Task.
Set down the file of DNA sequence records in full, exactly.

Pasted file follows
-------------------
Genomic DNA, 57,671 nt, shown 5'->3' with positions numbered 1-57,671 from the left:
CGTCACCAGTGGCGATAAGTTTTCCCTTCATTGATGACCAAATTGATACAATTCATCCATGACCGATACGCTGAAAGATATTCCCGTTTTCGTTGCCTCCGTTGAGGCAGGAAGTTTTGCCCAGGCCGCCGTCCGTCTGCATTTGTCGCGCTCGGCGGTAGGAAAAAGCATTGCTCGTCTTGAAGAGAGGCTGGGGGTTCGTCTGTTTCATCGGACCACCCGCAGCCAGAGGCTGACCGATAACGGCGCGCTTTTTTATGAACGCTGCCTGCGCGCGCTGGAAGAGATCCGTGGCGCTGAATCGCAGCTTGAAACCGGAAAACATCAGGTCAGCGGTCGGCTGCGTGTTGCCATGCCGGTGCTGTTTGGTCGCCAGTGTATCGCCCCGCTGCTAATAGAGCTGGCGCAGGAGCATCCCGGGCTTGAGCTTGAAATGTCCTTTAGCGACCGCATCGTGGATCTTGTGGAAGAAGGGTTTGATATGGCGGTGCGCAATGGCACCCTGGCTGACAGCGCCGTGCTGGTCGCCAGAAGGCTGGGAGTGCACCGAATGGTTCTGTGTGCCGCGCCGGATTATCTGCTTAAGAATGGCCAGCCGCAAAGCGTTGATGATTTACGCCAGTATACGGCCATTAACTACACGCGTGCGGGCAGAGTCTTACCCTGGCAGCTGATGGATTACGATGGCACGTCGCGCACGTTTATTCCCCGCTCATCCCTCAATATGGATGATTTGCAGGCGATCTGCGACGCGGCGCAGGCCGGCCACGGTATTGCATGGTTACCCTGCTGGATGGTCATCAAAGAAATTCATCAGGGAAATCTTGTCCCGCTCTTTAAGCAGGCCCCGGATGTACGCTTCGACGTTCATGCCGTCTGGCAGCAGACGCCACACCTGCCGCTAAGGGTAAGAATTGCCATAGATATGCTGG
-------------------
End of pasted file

Genomic DNA, 57,671 nt, shown 5'->3' with positions numbered 1-57,671 from the left:
CGTCACCAGTGGCGATAAGTTTTCCCTTCATTGATGACCAAATTGATACAATTCATCCATGACCGATACGCTGAAAGATATTCCCGTTTTCGTTGCCTCCGTTGAGGCAGGAAGTTTTGCCCAGGCCGCCGTCCGTCTGCATTTGTCGCGCTCGGCGGTAGGAAAAAGCATTGCTCGTCTTGAAGAGAGGCTGGGGGTTCGTCTGTTTCATCGGACCACCCGCAGCCAGAGGCTGACCGATAACGGCGCGCTTTTTTATGAACGCTGCCTGCGCGCGCTGGAAGAGATCCGTGGCGCTGAATCGCAGCTTGAAACCGGAAAACATCAGGTCAGCGGTCGGCTGCGTGTTGCCATGCCGGTGCTGTTTGGTCGCCAGTGTATCGCCCCGCTGCTAATAGAGCTGGCGCAGGAGCATCCCGGGCTTGAGCTTGAAATGTCCTTTAGCGACCGCATCGTGGATCTTGTGGAAGAAGGGTTTGATATGGCGGTGCGCAATGGCACCCTGGCTGACAGCGCCGTGCTGGTCGCCAGAAGGCTGGGAGTGCACCGAATGGTTCTGTGTGCCGCGCCGGATTATCTGCTTAAGAATGGCCAGCCGCAAAGCGTTGATGATTTACGCCAGTATACGGCCATTAACTACACGCGTGCGGGCAGAGTCTTACCCTGGCAGCTGATGGATTACGATGGCACGTCGCGCACGTTTATTCCCCGCTCATCCCTCAATATGGATGATTTGCAGGCGATCTGCGACGCGGCGCAGGCCGGCCACGGTATTGCATGGTTACCCTGCTGGATGGTCATCAAAGAAATTCATCAGGGAAATCTTGTCCCGCTCTTTAAGCAGGCCCCGGATGTACGCTTCGACGTTCATGCCGTCTGGCAGCAGACGCCACACCTGCCGCTAAGGGTAAGAATTGCCATAGATATGCTGG